The Connaught Cemetery is adjacent to The Ulster Tower Memorial, and in the distance the Thiepval Memorial is visible - at the time of our visit this was undergoing maintenance in preparation for the centenary commemorations of the battle of the Somme next year.
The German army took the area around Thiepval at the end of September 194. It then established a line with troops from its 26th Division.
During the action on1st July 1916 the 36th (Ulster) Division were told to attack the German positions north of Thiepval, known as the Hansa Line and the Schwaben Redoubt. Initially this was successful, with some soldiers reaching as far as the German second line of defence known as Stuff Redoubt.
By the end of the day however, as a result of other units on either side failing to achieve their objectives (in particular the 32nd's failure to capture Thiepval) it was forced back to the original German front line.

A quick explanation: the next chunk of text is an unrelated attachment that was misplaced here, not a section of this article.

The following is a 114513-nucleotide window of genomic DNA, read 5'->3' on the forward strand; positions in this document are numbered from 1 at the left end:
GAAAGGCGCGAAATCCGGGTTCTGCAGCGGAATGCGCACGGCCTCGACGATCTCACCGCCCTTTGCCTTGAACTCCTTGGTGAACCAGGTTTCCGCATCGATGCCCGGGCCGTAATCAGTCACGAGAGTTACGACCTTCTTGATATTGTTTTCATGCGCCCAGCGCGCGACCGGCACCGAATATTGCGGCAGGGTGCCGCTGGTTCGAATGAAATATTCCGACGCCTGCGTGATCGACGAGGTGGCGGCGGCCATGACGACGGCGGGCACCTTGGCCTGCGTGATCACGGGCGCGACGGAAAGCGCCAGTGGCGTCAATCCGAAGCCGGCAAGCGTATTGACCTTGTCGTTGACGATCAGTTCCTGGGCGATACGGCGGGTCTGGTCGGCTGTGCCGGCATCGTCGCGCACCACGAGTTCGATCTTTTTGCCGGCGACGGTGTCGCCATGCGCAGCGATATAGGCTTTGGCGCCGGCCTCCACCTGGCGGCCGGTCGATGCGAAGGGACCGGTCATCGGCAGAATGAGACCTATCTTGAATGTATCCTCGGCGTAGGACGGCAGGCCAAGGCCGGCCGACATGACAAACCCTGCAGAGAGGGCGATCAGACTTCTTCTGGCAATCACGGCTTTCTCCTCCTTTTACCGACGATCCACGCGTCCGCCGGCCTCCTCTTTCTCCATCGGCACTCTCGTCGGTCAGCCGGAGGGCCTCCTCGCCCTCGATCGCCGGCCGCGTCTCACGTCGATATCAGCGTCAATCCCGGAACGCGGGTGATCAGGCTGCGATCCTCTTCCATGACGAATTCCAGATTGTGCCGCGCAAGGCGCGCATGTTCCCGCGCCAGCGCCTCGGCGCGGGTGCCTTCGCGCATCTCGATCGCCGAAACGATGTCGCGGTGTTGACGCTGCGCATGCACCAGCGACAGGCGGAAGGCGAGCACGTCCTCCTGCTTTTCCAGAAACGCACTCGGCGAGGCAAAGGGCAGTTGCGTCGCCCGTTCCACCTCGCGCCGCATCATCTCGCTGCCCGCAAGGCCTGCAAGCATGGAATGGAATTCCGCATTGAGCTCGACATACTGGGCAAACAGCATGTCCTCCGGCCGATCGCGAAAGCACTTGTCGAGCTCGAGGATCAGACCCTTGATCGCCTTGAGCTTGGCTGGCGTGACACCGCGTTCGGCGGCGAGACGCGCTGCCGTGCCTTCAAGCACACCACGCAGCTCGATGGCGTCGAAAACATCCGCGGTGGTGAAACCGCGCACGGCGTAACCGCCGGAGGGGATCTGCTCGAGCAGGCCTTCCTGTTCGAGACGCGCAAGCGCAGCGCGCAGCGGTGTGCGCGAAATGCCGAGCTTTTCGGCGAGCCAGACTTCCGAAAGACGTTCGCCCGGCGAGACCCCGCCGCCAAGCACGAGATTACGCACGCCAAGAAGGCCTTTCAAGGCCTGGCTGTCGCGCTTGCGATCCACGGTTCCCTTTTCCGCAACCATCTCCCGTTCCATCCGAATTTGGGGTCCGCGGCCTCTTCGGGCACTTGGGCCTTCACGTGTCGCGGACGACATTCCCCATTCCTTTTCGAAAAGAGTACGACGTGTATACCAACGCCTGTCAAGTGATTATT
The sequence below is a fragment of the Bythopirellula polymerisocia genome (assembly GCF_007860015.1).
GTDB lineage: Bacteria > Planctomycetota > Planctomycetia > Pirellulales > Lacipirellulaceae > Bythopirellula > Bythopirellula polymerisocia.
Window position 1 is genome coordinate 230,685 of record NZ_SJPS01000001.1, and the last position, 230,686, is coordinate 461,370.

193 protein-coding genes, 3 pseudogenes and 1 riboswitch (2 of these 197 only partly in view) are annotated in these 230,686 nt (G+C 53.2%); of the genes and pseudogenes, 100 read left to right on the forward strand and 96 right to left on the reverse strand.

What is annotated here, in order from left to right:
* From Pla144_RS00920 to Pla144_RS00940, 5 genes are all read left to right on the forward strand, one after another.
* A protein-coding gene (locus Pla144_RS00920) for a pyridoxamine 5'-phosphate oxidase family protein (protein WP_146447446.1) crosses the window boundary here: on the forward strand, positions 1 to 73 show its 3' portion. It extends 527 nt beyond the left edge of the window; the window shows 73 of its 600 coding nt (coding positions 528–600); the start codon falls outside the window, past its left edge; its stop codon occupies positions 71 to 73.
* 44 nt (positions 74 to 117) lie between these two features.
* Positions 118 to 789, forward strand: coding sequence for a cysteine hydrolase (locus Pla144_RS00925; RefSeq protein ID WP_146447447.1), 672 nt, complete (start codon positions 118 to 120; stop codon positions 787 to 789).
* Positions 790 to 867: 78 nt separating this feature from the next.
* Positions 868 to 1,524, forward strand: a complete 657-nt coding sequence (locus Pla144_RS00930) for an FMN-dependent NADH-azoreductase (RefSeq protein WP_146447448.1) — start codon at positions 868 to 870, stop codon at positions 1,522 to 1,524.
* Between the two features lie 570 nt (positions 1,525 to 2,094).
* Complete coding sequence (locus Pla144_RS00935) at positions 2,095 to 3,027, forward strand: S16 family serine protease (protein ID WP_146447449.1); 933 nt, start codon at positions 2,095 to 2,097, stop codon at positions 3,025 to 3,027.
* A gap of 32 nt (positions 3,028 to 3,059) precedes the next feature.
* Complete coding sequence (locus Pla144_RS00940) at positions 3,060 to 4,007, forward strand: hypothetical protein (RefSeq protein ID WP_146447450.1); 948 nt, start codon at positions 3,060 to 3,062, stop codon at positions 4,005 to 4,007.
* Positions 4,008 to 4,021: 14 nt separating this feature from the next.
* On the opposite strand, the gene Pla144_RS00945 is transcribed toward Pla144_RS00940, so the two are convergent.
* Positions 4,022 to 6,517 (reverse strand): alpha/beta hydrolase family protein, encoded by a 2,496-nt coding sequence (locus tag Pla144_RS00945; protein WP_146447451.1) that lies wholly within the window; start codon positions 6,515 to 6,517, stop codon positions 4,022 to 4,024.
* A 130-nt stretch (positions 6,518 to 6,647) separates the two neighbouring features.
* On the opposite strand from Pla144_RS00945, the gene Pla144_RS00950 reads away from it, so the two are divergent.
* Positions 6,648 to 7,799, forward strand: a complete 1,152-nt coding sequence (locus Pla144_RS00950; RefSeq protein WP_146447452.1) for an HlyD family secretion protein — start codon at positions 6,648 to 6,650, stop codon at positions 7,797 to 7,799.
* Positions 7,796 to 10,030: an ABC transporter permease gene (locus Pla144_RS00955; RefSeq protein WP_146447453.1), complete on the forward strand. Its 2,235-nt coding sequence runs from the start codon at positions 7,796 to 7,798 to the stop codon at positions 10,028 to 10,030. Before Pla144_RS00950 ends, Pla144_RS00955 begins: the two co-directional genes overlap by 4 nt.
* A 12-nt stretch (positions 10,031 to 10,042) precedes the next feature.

Thiepval finally fell to the 18th Division on 26 September 1916, and remained under Allied occupation until 25 March 1918 when it was lost during the German Offensive, until it was retaken by 17th and 38th (Welsh) divisions on 24 August.
Work started on Connault Cemetery in early autumn 1916, and by the Armistice it contained the graves of 228 soldiers. It was then enlarges when remains bere brought in from the battlefield and other small cemeteries.
There are now 1268 Commonwealth servicemen buried or commemorated in the cemetery. Half the burials are unidentified, and there are two special memorials to commemorate two casualties believed to be buried amongst them and five buried in Divion Wood Cemetery No.2 whose bodies could not be found on concentration.
The cemetery was designed by Sir Reginald Blomfield.
GPS Location: Latitude: 50.059 Longitude: 2.68065